However, it also demonstrates her practicality and acceptance of her destiny and cultural background. In "Nothings Changed," religion and the poet's beliefs are not extensively mentioned, whereas in "Night of the scorpion" - "flash of diabolic tail in the dark room" - the poet compares the scorpion to the devil, highlighting the community's fear and their religious nature.

The narrative implies the existence of a belief in reincarnation among the depicted community, as indicated by the line "the sins of your previous birth. May your suffering decrease the misfortunes of your next birth." This suggests that actions taken

in one's current life can influence their subsequent life. In addition, it underscores the protagonist’s practical disposition when she expresses gratitude to god for having her bear the scorpion sting instead of her children, demonstrating an unwavering faith even amid adversity and pain. While no specific religion is mentioned in the text, it nonetheless hints at an absence of religious bias within this community.

Contrasting with contemporary society, such circumstances appear unlikely to arise today. The poem titled "Night of the Scorpion" illustrates how adversities and traumatic experiences can foster unity amongst people; however, this may not necessarily hold true in places like England where communities tend to be more fragmented. Similarly, "Nothing's Changed", another poem portrays societal divisions and biases present within communities – upper classes are portrayed as condescending towards lower classes without extending assistance or support particularly towards those who are homeless.

Although racism still exists, society's perspective on it has evolved and matured since this poem was written in 1990. The poem itself also reflects this change in attitude through its structure. Unlike Night of the Scorpion, which is written in free verse with varying line lengths and no rhyme scheme, this poem showcases drastic differences. The first part is extensive and brimming with action, depicting the scorpions bite and the villagers' reaction. On the other hand, the second part, which illustrates the mother's response, is merely three lines long.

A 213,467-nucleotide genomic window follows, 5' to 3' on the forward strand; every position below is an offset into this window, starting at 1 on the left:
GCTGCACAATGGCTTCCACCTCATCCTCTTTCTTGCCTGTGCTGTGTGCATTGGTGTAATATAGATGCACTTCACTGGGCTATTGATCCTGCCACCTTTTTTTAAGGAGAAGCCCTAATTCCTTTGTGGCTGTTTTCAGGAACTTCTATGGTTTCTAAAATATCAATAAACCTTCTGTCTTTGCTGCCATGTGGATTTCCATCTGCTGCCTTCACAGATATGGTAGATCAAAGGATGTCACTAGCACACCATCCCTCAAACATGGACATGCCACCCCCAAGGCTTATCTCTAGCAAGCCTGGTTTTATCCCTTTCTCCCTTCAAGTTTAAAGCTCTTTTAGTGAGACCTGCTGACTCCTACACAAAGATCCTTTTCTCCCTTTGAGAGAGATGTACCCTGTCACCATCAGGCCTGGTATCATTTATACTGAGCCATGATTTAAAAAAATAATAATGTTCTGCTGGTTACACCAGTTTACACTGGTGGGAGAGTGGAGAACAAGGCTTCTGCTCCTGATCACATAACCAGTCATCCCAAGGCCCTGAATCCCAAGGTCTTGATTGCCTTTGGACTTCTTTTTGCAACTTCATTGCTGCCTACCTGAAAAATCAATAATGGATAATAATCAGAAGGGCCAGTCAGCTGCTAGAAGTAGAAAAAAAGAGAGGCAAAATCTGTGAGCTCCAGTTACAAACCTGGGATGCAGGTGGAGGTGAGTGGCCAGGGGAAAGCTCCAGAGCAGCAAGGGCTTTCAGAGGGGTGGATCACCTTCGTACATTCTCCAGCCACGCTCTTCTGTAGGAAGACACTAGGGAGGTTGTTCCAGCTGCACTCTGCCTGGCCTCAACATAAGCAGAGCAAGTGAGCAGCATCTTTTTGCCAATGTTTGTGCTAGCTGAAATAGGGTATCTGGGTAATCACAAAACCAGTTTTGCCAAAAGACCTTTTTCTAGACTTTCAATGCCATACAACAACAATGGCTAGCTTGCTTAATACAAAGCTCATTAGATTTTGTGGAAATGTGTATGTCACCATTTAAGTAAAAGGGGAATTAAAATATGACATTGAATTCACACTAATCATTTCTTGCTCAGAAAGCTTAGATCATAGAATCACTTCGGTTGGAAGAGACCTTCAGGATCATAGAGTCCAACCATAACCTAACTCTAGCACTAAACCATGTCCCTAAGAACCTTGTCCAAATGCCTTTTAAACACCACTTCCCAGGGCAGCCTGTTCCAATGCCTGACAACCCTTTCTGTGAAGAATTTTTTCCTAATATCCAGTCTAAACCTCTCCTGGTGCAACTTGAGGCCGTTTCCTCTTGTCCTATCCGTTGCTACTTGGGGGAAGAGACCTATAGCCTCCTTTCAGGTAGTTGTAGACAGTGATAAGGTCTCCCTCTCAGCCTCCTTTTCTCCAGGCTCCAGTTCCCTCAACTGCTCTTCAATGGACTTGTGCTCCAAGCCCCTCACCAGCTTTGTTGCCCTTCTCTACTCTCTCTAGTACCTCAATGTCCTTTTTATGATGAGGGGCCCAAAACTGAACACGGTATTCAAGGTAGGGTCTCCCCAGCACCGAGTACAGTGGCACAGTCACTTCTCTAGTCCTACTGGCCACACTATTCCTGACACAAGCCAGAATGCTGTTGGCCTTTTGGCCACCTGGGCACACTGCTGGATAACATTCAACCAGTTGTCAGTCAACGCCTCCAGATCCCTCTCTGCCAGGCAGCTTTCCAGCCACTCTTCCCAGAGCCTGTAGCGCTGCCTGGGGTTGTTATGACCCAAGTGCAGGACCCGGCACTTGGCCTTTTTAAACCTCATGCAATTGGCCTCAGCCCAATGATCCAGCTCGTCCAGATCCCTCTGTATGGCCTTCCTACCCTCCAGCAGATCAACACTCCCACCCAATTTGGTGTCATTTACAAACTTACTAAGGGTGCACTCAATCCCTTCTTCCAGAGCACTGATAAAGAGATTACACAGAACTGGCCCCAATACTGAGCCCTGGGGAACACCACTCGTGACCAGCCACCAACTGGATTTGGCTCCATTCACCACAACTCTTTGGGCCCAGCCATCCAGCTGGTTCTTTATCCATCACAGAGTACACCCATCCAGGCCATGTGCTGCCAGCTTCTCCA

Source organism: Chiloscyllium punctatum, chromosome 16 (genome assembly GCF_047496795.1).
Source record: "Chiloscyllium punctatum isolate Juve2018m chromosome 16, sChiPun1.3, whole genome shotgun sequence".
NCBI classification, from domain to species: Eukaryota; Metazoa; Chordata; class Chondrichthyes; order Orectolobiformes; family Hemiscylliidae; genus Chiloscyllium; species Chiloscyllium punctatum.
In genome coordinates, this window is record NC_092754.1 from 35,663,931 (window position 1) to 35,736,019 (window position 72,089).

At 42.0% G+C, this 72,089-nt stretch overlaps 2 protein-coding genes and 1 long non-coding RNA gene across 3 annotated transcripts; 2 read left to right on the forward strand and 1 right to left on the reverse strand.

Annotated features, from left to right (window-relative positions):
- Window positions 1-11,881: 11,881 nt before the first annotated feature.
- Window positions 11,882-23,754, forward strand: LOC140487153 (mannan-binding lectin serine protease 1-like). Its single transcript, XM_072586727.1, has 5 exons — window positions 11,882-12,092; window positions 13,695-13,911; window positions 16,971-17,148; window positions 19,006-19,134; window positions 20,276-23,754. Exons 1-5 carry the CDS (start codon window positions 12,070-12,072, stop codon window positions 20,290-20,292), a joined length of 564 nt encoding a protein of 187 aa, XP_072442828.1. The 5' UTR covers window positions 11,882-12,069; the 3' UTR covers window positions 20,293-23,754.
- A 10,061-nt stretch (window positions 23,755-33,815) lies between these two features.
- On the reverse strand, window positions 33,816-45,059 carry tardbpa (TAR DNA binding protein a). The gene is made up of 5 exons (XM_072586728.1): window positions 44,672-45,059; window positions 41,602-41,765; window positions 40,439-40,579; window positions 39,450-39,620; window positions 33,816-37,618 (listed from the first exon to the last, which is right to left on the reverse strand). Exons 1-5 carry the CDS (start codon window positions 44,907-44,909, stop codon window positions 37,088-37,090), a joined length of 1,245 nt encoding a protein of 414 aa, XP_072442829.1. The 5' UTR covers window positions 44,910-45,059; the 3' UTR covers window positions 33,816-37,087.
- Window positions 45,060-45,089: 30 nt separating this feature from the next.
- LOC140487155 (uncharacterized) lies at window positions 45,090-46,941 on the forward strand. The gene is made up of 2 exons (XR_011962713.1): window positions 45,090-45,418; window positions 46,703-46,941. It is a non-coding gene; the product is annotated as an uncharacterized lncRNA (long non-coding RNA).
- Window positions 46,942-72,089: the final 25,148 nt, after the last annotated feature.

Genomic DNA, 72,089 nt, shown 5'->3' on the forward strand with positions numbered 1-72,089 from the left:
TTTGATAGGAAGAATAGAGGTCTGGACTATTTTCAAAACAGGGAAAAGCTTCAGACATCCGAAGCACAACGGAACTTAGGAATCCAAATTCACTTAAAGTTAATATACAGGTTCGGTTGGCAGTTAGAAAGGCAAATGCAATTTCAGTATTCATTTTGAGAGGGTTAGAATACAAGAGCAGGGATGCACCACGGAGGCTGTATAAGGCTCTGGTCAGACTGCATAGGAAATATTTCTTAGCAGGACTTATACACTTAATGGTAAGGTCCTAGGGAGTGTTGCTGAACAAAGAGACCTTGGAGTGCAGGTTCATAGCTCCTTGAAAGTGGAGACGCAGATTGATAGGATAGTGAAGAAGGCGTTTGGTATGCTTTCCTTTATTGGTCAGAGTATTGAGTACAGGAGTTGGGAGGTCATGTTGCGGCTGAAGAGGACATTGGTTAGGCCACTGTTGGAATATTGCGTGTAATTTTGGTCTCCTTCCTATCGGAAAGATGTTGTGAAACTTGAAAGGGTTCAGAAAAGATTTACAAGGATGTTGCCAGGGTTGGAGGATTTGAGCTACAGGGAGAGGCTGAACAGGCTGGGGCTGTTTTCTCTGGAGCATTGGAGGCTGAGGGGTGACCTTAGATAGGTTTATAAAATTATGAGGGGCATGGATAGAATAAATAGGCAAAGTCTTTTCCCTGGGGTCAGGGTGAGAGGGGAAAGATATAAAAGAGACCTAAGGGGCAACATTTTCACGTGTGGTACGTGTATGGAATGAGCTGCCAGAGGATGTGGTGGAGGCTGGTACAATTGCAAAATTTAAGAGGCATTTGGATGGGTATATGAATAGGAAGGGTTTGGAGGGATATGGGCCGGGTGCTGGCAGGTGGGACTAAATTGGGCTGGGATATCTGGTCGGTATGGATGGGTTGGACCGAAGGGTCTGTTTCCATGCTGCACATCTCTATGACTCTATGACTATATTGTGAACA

This may represent how the mother's painful experience seemed to stretch out in slow motion because he couldn't bear to witness her agony. The second part reflects the mother's indifference after the pain had passed, due to her pragmatic nature. This illustrates the cultural

acceptance of such events, yet the community still endeavors to exhaust every possible method, even if they do not truly believe in it. The father, despite being a "rationalist," resorts to desperate measures such as curses, blessings, powders, mixtures, herbs, and hybrids. Although the community knows it will eventually end and acknowledges it as a normal part of society.

The poem "Nothings Changed" is presented in six stanzas, each consisting of eight short lines, creating a sense of control and clarity in the poet's emotions. Similarly, the layout of "Nothings Changed" also follows six stanzas with eight fairly short lines.

This type of regularity in the layout creates a sense of control, as the poet exemplifies clarity in his emotions without sudden bursts of rage. I believe the poem is structured in this manner to mirror the poet's attitude. Despite expressing anger such as "burn for a stone, a bomb, to shiver down the glass," the poet maintains self-control and displays a slight sense of resignation, acknowledging the unlikelihood of significant change. Additionally, within this controlled structure, it is worth noting that sentence length varies from entire stanzas to mere two-word phrases.

While dissecting "Night of the Scorpion" and "Nothing's Changed", I found it fascinating to juxtapose these two pieces, considering not just their cultural variations but also in connection with our own society. It's intriguing to note the parallels and disparities between them. A common yet ironic theme that surfaces is how the community and neighbors, despite being sympathetic and ready to lend a hand, fall short of essential resources in "Night of the Scorpion". Similarly, although suffering depicted in "Nothing's Changed" greatly differs from that expressed

in "Night of the Scorpion", it becomes clear that this culture has ample means and resources to alleviate such hardship but deliberately chooses not to aid its people.

The similarity in poverty between the two cultures depicted by the poets is superficial. However, the differences extend to the attitude and tone of the poets. In "Nothings Changed," the poet expresses strong emotions of anger and sadness towards the prevailing racism, indicating a strong opinion on the matter. On the other hand, in "Night of the Scorpion," the poet narrates the poem with minimal emotion, as if recounting a story. This could be because such events are accepted as normal in his culture, whereas they would be considered extraordinary in ours.

Get an explanation on any task
Get unstuck with the help of our AI assistant in seconds